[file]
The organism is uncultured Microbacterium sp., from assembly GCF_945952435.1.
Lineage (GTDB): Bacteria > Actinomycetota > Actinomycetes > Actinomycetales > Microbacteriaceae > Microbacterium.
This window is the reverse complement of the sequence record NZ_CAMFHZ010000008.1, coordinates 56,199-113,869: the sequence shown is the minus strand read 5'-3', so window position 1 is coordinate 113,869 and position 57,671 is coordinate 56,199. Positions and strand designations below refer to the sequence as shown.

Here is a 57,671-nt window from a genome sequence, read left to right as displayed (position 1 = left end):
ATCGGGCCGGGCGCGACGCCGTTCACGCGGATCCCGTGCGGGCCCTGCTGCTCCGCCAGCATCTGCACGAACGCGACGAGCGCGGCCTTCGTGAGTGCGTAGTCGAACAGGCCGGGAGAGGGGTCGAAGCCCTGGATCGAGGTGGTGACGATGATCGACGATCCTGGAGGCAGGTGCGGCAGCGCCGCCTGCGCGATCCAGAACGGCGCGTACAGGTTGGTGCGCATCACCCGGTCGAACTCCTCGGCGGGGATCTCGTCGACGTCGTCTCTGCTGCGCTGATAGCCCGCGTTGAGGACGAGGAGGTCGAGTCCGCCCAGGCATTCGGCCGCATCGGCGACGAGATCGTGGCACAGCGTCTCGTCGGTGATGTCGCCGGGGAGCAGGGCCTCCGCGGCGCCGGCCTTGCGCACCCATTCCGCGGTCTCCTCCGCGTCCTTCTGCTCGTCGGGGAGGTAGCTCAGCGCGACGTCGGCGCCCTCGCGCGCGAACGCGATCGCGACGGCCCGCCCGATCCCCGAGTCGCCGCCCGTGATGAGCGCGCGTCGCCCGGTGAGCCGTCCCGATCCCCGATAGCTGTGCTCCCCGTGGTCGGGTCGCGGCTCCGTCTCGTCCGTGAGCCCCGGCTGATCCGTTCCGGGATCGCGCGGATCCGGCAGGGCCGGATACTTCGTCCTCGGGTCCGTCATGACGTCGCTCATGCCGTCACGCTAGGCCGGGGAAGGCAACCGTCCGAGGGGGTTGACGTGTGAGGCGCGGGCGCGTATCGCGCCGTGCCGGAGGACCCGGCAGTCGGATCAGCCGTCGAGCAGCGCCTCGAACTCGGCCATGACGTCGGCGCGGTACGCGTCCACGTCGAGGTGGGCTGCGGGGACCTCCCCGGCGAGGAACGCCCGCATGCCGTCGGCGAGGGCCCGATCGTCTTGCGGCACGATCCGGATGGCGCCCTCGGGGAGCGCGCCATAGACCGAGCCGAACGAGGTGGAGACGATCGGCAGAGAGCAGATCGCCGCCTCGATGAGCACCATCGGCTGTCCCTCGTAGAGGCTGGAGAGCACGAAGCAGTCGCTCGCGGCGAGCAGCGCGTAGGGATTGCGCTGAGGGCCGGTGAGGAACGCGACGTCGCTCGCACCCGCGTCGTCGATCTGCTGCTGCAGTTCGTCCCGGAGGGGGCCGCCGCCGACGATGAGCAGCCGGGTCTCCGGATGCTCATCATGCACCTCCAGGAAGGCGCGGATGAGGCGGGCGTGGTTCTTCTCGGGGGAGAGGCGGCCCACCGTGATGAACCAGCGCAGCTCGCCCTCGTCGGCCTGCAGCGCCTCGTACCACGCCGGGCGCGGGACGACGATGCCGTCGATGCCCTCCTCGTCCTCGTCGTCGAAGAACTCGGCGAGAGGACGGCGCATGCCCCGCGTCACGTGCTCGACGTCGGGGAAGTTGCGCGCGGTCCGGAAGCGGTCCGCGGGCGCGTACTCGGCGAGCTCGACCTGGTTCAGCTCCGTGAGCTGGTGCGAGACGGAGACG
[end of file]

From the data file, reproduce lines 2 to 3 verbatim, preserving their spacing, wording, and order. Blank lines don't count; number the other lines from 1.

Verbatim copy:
Lineage (GTDB): Bacteria > Actinomycetota > Actinomycetes > Actinomycetales > Microbacteriaceae > Microbacterium.
This window is the reverse complement of the sequence record NZ_CAMFHZ010000008.1, coordinates 56,199-113,869: the sequence shown is the minus strand read 5'-3', so window position 1 is coordinate 113,869 and position 57,671 is coordinate 56,199. Positions and strand designations below refer to the sequence as shown.